Say what? Arizona LEADS on immigration reform

Much to the chagrin of comedians, Arizona is moving away from its embarrassing headlines on immigration extremism and embracing a S.A.N.E. approach.

After more than two years of work, the Real Arizona Coalition has put together a platform for federal immigration reform supported by almost 40 state organizations, which include thousands of individuals such as business leaders, law enforcement officials, the faith community, civil rights activists, political leaders and more.

The effort is historic because it brings together people from opposite sides of the aisle for a grand compromise, something that hasn’t been attempted in years. It pairs Maricopa County Attorney Bill Montgomery, a staunch conservative and Tea Party favorite, with the former Chair of the National Council of La Raza, Daniel Ortega, Jr. Who could have guessed we’d see these two individuals on the same side of a legislative debate?

Others have joined in as well, and it is this team effort that makes me believe that for the first time in the five years I’ve been advocating for federal immigration reform, it may actually happen. I’m almost speechless. Almost.

Though the platform has the backing of influential leaders such as Montgomery and Ortega as well as former U.S. Supreme Court Justice Sandra Day O’Connor, we still need Arizona’s congressional delegation to move the platform forward and begin work on federal legislation.

I remain optimistic because I’ve seen a real desire for compromise and civil discourse by members of Arizona’s congressional delegation. Just this past Sunday, reporter E.J. Montini wrote about Republican Congressman-elect Matt Salmon’s and Democratic Congressman Ed Pastor’s friendship and their desire to work together for the good of this state and country.

Consensus is tough, and this platform was not easy to obtain. As Ms. O’Connor said, “We agreed. We disagreed. And we compromised to produce what we regard as the S.A.N.E. solution.”

So what is this S.A.N.E. platform? It’s a framework for policymakers to address immigration reform by

Securing our sovereign borders

Accounting for everyone in the U.S. without lawful authority

Necessary bureaucratic reform implementation

Engaging all levels of government

In a nutshell it means that yes, we must secure our borders, but no, we must not seal them. The goal is operational control of the border, like what has been achieved in the Yuma Sector, without inhibiting trade with our most important partner.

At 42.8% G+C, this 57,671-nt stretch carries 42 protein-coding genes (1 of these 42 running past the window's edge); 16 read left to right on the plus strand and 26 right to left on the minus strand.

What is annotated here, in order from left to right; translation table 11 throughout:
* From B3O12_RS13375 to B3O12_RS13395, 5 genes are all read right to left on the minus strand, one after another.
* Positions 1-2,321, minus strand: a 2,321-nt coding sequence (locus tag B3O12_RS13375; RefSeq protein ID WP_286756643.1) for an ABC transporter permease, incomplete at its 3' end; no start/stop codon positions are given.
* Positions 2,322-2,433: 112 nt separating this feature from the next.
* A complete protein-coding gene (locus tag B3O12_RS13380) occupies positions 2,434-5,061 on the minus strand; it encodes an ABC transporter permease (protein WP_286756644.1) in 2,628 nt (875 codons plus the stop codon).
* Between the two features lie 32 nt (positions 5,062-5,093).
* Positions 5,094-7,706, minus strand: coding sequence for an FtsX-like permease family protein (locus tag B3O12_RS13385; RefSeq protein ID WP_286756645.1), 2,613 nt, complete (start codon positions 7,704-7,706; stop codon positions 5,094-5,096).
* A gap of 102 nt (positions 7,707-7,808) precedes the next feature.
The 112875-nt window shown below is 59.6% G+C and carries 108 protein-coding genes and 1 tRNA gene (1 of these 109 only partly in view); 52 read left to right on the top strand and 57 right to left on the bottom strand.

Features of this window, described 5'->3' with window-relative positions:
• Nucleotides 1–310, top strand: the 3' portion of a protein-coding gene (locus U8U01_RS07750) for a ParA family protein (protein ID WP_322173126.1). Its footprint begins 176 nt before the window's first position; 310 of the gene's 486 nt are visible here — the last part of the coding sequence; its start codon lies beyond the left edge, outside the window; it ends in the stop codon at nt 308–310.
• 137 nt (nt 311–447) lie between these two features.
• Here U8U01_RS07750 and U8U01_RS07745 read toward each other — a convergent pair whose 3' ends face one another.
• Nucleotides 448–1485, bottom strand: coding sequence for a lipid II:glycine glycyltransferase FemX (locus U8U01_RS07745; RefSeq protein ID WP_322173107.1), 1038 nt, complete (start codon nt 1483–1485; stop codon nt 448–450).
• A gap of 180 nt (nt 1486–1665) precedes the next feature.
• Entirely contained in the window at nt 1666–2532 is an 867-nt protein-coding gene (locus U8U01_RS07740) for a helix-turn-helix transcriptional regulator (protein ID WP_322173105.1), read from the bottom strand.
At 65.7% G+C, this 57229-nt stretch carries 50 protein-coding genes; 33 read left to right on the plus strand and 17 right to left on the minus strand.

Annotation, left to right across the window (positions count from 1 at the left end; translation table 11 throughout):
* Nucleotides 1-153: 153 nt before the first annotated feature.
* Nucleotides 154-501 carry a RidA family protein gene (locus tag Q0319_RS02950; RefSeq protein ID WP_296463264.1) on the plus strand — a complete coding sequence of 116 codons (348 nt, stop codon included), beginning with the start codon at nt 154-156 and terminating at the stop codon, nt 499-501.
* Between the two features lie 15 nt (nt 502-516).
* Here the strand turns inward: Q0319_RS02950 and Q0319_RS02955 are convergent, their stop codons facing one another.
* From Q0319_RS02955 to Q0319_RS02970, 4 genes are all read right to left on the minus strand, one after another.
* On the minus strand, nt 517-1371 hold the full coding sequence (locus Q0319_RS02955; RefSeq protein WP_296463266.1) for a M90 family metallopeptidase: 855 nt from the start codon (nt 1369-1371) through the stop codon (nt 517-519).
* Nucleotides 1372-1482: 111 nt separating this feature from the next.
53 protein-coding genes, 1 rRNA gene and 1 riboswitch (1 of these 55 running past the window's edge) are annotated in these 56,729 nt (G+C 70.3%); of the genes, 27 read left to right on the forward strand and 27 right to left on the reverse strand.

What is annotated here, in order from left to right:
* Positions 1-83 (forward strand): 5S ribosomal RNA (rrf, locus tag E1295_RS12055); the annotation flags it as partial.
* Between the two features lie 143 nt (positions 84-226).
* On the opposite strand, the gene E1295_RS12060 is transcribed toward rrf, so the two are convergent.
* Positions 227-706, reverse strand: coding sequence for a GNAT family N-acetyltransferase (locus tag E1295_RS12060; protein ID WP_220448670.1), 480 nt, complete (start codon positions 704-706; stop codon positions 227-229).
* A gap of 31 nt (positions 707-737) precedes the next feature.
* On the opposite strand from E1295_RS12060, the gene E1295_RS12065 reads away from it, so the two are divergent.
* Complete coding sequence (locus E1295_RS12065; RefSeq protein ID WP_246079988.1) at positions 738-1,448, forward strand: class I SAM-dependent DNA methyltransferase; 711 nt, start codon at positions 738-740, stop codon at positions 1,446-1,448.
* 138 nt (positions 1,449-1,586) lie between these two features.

We must reform our outdated visa system. We need a system that responds to changes in the market, whether those changes are in the low-skilled or high-tech sectors, and create a secure system for all employers to verify work eligibility.

And we must deal with the most controversial area of reform: the 11 million or so undocumented immigrants currently in this country. We know that we cannot deport nor would we want to deport 11 million people, but we also know amnesty – forgiving past wrongs and granting automatic citizenship — will not work and is a nonstarter for many Americans.

Instead, the S.A.N.E. platform offers temporary legal status to those who are currently undocumented, provided those individuals have no felony convictions, pay any taxes due, and undergo a background check. After five years those with temporary legal status who have completed all necessary administrative steps may apply for permanent legal status.

Those who are currently here undocumented who hope to one day gain citizenship will not be able to move to the front of the line but rather wait, on average, eight to ten years before being able to apply.

This platform will not satisfy everyone. Indeed, most people will want to add their own personal tweaks. However, compromise is a must if we wish to move this issue forward.

The eventual legislation will be a battle and everyone pushing for reform will be bruised in some way or another. But if individuals such as Dulce Matuz, president of the Arizona Dream Act Coalition, and Bob Worsley, the newly elected Republican State Senator from District 25, can find a way to come together, can’t we all?